• Use Predictive algorithms against your Big Data store to create an informed forecast
  • Leverage visualizations and storyboards from Analytics to present variance reporting in an intuitive way that provides quick assessment of success
  • Deliver drill-back to root cause analysis in the Big Data system to evaluation transactional details

These current capabilities of Predictive Forecasting represent the next evolutionary stage of analytics:

  • Spreadsheet: Opinion / Gut Feel, fully flexible to individually create whatever desires, domain expertise
  • ERP tools: transactional, large-volume data engines built to run the business
  • Business Intelligence tools: OLAP, slice-and-dice self-service reporting, dashboards, visualizations
  • Predictive tools: algorithms, modeling, correlations
  • Embedded Platform: real-time results, proactive alerts, machine learning

Moreover, evolving Predictive Forecasting capabilities to a common platform with EPM, BI, and Big Data engines will extend the 4 V’s of Big Data to a 5th and 6th:

  1. Volume (granularity breadth and depth of data)
  2. Velocity (speed or response or computation)
  3. Variety (financial and non-financial sources, including SMAC data)
  4. Veracity (common, trusted repository of cleansed data)
  5. Visualization (interactive dashboards, charts, and the boardroom of the future)
  6. Value (alerts and actionable analysis that allows users to impact real organizational decisions)

Over the next few days, I will be posting to our SAP BusinessObjects Cloud Center of Excellence website ( another couple articles with some specifics on Predictive Forecasting Use Cases, as well as how to set up and use SAP Predictive Analytics to execute two specific use cases; an algorithm for Time Series Forecast, and another algorithm for identifying influencers. I will make sure to hit on how Guided Machine Learning can be applied to these algorithms to embed them in your platform and see continual updates to result sets for improved output.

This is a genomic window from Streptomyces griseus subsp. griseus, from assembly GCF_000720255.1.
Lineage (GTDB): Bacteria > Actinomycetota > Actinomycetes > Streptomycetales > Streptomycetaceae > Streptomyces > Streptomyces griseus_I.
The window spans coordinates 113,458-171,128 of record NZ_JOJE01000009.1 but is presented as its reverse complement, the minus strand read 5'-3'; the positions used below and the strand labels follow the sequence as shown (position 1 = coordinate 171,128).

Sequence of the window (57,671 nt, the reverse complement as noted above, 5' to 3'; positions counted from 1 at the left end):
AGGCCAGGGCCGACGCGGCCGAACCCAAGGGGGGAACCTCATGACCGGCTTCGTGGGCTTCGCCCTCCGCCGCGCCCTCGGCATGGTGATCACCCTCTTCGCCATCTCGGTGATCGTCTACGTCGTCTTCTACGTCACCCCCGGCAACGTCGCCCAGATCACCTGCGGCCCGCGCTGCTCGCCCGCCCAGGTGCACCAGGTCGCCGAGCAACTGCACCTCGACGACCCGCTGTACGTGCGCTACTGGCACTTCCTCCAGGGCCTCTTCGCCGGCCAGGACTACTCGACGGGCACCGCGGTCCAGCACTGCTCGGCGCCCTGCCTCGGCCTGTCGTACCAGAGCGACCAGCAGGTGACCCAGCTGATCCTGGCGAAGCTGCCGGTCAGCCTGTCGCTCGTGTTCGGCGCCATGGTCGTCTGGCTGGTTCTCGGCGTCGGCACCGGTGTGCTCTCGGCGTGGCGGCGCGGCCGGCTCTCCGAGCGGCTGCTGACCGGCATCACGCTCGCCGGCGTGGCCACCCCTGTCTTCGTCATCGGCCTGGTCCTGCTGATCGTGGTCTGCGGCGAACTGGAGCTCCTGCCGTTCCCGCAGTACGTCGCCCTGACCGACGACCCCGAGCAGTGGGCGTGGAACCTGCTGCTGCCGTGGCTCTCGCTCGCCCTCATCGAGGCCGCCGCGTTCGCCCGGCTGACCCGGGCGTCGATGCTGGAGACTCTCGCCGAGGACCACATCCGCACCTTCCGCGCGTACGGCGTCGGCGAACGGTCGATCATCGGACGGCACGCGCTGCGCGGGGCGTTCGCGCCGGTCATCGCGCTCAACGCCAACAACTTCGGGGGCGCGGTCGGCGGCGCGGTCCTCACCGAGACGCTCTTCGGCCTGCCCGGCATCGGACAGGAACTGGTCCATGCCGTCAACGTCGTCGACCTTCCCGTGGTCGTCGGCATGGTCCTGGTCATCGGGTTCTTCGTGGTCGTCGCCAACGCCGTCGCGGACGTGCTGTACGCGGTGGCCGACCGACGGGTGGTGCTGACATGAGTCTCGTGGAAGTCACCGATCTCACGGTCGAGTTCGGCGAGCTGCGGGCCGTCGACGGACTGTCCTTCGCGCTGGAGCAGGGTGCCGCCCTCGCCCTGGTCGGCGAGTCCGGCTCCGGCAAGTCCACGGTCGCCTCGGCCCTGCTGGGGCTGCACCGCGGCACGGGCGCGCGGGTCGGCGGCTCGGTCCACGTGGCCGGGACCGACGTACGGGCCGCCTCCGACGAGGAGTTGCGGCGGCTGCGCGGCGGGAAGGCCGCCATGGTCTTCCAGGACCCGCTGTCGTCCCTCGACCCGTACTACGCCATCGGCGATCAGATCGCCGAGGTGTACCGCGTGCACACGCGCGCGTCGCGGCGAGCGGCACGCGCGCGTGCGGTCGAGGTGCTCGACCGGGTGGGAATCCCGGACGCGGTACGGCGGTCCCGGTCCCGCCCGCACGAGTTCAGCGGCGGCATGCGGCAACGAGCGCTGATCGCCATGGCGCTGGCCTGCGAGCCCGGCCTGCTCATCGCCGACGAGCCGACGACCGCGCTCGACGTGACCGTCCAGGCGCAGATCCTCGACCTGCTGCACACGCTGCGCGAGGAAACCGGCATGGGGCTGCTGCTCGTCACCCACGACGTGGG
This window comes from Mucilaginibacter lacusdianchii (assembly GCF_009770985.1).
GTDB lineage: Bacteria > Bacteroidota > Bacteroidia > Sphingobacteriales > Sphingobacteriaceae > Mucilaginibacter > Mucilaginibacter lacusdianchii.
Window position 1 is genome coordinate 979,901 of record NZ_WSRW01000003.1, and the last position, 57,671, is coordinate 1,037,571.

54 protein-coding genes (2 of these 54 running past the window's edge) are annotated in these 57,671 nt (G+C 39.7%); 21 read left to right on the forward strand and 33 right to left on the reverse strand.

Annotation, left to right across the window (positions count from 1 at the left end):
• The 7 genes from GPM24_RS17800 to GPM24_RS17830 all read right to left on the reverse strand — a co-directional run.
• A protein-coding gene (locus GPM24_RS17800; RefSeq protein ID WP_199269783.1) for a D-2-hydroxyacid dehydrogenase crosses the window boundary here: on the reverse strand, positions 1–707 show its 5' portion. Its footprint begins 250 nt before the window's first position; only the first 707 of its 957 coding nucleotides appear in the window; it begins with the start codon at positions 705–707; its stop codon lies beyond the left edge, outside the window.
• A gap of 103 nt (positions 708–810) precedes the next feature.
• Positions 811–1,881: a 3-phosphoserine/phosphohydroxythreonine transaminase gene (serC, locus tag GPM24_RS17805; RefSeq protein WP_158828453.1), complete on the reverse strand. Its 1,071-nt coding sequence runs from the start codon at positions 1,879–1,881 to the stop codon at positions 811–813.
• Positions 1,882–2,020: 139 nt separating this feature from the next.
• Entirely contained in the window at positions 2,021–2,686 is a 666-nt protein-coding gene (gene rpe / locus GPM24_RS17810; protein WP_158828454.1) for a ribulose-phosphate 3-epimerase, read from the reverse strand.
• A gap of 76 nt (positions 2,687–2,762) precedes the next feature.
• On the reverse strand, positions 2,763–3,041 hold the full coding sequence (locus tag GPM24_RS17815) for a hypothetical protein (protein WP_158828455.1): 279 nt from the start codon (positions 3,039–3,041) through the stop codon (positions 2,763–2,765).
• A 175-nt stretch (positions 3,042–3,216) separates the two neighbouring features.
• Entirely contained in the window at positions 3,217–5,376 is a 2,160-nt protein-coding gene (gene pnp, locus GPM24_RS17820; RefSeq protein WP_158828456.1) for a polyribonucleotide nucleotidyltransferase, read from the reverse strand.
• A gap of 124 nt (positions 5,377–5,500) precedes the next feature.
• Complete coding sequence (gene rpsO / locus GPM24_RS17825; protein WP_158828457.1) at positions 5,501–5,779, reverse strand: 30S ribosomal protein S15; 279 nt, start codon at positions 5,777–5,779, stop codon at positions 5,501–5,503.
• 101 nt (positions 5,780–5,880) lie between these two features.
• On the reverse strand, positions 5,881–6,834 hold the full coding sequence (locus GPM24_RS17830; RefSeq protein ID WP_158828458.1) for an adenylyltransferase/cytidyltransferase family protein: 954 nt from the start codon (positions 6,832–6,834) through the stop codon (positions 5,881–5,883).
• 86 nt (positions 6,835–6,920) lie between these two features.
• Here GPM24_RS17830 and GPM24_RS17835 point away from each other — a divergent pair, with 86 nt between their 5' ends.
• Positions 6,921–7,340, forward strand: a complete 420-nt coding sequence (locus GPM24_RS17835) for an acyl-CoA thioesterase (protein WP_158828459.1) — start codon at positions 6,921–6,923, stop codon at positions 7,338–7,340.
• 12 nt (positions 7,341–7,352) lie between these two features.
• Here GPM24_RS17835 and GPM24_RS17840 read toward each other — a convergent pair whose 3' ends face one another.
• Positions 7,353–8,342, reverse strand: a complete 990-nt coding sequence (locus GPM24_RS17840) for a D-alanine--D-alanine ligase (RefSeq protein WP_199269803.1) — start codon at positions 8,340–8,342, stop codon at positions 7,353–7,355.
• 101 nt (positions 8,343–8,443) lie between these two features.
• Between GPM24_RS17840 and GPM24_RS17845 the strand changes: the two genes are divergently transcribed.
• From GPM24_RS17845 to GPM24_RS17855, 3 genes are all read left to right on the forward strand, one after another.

Thanks for reading.

How to Make Your Enterprise Planning Strategic in Nature

imagesThe fundamental success of your organization requires a solid understand of where you are, where you want to be, and how you get there.  In short, it’s about having a strategic plan that’s aligned with the market, leverages it’s core competencies, and is methodically implemented and monitored.

So why are so many companies challenged with strategic planning?  It’s because the strategy is too often not aligned with the ongoing planning process being led by Finance.   The role Finance plays is to support each of the key elements of the strategy mentioned above, by providing a realistic picture of the metrics along the way.  A properly aligned corporate strategy and planning process will drive accountability across the organization.  So how can it be done?